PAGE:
Carbon Monoxide Detector Saves Lakewood Family

A family was saved today after a functioning Carbon Monoxide detector sounded in their home, TLS has learned. At about 11:45 AM, the Fire Department responded to a 14th Street home for a CO Alarm, police say, and upon arrival found the CO level to be at approximately 600 ppm (parts per million).

Hatzolah and EMS were both dispatched to the scene, but the residents did not have to be transported, officials confirmed.

Being that Carbon Monoxide is an odorless, colorless and tasteless gas, it’s hard to detect, unless the home has an operating detector.

At the levels reached in this home today, the gas could have proven fatal in several hours, officials say.

It’s unknown at this time what caused the CO leak. TLS-CCP/TLS-MK/TLS-RRY.

This content, and any other content on TLS, may not be republished or reproduced without prior permission from TLS. Copying or reproducing our content is both against the law and against Halacha. To inquire about using our content, including videos or photos, email us at [email protected].

Stay up to date with our news alerts by following us on Twitter, Instagram and Facebook.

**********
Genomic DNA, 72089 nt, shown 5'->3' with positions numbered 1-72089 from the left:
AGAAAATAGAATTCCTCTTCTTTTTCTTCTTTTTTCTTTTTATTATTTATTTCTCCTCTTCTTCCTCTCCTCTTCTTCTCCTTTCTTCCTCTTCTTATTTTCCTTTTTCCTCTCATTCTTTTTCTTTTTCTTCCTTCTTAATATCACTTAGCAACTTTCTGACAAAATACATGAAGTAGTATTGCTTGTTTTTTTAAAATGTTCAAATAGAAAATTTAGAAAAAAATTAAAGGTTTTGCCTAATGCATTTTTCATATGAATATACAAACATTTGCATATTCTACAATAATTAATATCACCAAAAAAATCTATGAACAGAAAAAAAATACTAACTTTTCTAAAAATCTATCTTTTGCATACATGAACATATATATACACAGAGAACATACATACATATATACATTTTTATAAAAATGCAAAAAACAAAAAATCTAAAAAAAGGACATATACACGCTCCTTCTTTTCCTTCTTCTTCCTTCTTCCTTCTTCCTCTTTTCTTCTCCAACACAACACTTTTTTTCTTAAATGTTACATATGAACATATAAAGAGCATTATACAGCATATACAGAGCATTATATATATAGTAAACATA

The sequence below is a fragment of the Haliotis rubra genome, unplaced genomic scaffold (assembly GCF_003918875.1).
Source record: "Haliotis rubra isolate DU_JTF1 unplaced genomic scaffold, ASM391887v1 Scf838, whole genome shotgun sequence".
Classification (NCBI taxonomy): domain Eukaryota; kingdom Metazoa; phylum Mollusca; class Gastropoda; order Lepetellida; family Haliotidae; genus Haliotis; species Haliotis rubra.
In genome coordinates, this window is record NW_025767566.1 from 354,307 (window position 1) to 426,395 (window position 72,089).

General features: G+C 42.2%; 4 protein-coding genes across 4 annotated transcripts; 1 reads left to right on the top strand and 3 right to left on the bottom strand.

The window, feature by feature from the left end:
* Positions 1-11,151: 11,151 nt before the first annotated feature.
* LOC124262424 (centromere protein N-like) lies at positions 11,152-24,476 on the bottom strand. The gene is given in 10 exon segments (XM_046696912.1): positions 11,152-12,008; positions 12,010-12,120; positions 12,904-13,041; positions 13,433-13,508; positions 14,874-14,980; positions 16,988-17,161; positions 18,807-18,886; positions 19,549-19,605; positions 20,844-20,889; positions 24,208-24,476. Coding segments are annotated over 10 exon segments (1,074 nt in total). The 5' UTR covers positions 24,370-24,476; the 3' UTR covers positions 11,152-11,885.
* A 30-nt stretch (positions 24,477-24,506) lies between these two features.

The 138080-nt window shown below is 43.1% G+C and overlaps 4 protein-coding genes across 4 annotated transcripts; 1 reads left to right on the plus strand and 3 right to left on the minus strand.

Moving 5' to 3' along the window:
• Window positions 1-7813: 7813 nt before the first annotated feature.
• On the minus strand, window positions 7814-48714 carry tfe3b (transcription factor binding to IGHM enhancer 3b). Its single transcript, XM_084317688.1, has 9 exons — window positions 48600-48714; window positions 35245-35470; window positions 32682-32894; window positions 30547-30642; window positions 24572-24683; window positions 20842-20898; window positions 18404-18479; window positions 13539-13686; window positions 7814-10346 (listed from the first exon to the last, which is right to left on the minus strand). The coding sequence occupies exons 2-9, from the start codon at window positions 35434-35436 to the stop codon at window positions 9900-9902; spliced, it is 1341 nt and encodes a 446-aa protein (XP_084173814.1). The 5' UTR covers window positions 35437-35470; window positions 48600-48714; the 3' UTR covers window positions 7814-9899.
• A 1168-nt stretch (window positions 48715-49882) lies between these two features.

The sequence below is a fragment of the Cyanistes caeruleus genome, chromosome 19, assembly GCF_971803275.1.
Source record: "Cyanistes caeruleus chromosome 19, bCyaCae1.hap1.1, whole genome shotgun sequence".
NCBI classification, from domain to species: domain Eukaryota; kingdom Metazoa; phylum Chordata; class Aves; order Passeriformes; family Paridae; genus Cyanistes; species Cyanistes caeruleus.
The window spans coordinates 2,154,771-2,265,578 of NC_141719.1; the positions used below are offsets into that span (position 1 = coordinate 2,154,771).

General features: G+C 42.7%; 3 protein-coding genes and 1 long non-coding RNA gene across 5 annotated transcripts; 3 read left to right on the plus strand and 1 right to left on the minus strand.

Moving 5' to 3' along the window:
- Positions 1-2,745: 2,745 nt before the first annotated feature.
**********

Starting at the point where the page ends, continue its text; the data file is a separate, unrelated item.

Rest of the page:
**Click here to join over 15,000 receiving our Whatsapp Status updates!**

**Click here to join the official TLS WhatsApp Community!**

Got a news tip? Email us at [email protected], Text 415-857-2667, or WhatsApp 609-661-8668.

9 COMMENTS

  1. Always had one upstairs in the bedrooms. Just added one on first floor in hallway off kitchen near stairs going up.

    Check your batteries…

  2. i asked an electrician about putting a carbon downstairs he said its illegal to put in 3 places kitchen unfinished attic and garage reason being they go off falsely and home owners tend to ignore put it only in bed rooms

  3. These devices are a very wise investment, if you don’t have one by now go out and pick one up and install it inside your home.

    Now is the time to change the batteries in all of your smoke and carbon monoxide detectors located inside your home.

  4. Please remember that any Carbon Monoxide detector should be replaced every 5 years. They have a sensor inside that goes bad over time. After 7 years most emit an audible warning to remind you to replace it. The date of manufacture is listed on the back of all CO detectors.

Comments are closed.